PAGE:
As I survey the grinning, shouting multitude from my retreat on the roof, and note the number of widely-opened mouths, the old wicked thoughts about hot potatoes and dexterity in throwing them persist in coming to the fore. Several scrimmages and quarrels occur between the chapar-jee and his shagirds, and the crowd, who persist in invading the premises, and the tumult around is something deafening, for it is holiday times and the people feel particularly self-indulgent and disinclined for self-denial. In the midst of the uproar, from out the chaotic mass of rainbow-colored costumes, there forms a little knot of mollahs in huge snowy turbans and flowing gowns of solid blue or green, and at their head the gray-bearded patriarchal-looking old khan of the village in his flowered robe of office from the governor. These gay-looking, but comparatively sober-sided representatives of the village, endeavor to have the crowd cease their clamorous importunities--an attempt, however, that results in signal failure--and they constitute themselves a delegation to approach me in a respectful and decorous manner, and ask me to ride for the satisfaction of themselves and the people.

The profound salaams and good taste of these eminently respectable personages are not to be resisted, and after satisfying them, the khan promises to provide me with supper, which at a later hour turns up in the form of the inevitable dish of pillau.

Two miles on the road next morning and it begins raining; at five miles it develops into a regular downpour, that speedily wets me through. A small walled village is finally reached and shelter obtained beneath its ample portals, a place that seems to likewise be the loafing-place of the village. The entrance is a good-sized room, and here on wet days the men can squat about and smoke, and at the same time see everything that passes on the road. The village is defended by a strong mud wall some thirty feet high, and strengthened with abutting towers at frequent intervals; the only entrance is the one massive door, and inside there is plenty of room for all the four-footed possessions of the people; the houses are the usual little mud huts with thatched beehive roofs, built against the wall. The flocks of goats and sheep are admitted inside every evening, and taken out again to graze in the morning; the appearance of the interior is that of a very filthy, undrained, and utterly neglected farmyard, and as no breath of wind ever passes through it, or comes any nearer the ground than the top of the thirty-foot wall, living in its reeking, pent-up exhalations must be something abominable.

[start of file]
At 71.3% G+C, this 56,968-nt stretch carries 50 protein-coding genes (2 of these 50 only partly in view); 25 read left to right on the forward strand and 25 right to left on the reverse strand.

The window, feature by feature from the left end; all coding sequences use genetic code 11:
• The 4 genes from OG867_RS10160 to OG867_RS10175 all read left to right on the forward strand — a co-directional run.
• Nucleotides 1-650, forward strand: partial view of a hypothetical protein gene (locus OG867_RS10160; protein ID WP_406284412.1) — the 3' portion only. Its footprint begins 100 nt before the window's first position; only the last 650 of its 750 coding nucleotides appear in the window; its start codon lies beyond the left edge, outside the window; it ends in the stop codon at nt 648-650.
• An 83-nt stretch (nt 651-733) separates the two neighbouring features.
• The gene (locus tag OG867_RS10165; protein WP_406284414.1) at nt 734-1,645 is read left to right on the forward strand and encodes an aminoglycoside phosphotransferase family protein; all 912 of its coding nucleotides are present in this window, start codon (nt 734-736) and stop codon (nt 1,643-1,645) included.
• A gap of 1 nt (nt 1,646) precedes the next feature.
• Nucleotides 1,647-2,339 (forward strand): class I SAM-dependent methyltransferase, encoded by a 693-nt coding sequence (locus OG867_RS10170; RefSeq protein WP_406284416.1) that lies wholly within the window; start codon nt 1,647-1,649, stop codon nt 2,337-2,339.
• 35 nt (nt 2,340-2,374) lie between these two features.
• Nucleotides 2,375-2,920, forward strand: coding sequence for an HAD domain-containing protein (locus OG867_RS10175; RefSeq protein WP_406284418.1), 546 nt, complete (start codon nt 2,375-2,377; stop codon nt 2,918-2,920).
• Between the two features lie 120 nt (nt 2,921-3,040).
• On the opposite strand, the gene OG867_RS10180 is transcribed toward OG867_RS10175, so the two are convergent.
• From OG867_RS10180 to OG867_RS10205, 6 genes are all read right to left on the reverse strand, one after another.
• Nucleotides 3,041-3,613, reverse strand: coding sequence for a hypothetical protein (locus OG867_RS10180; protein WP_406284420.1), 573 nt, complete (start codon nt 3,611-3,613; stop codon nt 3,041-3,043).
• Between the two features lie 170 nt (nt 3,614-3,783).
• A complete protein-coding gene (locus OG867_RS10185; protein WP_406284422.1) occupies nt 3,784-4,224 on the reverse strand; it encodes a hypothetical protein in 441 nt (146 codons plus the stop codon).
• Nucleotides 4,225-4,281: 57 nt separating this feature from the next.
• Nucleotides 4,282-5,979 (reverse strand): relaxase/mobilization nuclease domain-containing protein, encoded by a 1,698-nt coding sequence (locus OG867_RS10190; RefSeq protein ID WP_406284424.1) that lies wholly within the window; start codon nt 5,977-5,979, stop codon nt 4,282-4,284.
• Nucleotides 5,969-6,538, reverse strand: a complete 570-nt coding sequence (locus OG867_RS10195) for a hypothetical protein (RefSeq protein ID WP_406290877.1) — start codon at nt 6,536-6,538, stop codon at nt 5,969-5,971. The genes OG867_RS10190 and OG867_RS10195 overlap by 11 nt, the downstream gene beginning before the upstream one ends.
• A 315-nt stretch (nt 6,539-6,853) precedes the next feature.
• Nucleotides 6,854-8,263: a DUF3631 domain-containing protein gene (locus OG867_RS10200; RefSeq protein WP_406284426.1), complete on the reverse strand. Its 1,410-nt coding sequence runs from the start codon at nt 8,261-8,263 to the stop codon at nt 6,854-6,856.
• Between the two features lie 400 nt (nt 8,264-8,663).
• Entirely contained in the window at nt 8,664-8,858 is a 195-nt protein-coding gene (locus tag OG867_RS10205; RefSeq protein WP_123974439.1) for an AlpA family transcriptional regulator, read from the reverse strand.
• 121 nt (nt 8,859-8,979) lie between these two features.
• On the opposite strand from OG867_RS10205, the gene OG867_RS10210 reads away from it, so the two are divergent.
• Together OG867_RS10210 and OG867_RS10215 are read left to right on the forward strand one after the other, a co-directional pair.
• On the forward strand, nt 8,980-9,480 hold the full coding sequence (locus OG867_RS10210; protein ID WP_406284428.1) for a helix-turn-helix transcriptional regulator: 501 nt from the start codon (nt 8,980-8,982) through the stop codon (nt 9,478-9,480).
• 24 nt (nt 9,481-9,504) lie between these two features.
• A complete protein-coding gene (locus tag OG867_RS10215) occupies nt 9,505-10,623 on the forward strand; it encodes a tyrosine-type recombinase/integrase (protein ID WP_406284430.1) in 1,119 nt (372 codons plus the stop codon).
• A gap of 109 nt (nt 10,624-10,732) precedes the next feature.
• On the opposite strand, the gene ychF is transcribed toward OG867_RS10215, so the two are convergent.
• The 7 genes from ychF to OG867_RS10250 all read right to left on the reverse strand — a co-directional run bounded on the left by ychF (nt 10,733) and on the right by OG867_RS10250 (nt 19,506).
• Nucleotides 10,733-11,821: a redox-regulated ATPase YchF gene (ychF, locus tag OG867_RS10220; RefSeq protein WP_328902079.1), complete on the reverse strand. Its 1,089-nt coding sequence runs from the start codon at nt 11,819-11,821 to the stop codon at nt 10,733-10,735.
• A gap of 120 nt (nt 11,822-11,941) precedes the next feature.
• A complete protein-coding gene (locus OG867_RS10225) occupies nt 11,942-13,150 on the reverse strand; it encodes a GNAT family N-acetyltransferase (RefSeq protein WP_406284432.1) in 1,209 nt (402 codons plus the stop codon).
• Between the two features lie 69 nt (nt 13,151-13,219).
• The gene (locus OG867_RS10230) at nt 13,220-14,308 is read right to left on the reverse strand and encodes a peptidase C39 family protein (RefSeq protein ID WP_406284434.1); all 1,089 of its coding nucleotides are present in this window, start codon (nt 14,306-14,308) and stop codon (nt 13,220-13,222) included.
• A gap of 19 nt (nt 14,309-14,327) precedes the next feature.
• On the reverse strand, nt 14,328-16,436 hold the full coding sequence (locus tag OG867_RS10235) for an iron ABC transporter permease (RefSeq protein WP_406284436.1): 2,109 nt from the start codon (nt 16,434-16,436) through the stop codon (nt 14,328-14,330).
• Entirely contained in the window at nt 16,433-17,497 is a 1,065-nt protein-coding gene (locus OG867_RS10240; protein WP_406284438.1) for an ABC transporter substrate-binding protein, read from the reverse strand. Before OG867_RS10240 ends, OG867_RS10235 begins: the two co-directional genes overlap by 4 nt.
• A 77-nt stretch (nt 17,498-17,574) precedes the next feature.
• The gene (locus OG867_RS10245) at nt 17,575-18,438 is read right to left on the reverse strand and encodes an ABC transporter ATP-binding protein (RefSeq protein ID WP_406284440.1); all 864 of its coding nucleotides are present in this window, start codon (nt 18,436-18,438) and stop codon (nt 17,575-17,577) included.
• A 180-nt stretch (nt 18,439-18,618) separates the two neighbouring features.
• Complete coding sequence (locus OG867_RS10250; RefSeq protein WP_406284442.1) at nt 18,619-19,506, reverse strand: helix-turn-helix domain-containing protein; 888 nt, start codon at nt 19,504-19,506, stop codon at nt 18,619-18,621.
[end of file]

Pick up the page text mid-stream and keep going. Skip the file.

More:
Such a place as this in Persia would be fairly swarming with noxious insect life, of which fleas would be the most tolerable variety, and two-thirds of the people would be suffering from chronic ophthalmia. This little village, doubtless, had enough to do a few years ago to maintain its existence, even with its remarkably strong walls; and on the highest mountain peaks round about they point out to me their watch-towers, where sentinels daily scanned the country round for the wild horsemen they so much dreaded. Four men and three women among the little crowd gathered about me here, are pointed out as having been released from slavery by the Russians, when they captured Khiva and liberated the Persian slaves and sent them home. Every village and hamlet along this part of the country contains its quota of returned captives who, no doubt, entertain lively recollections of being carried off and sold.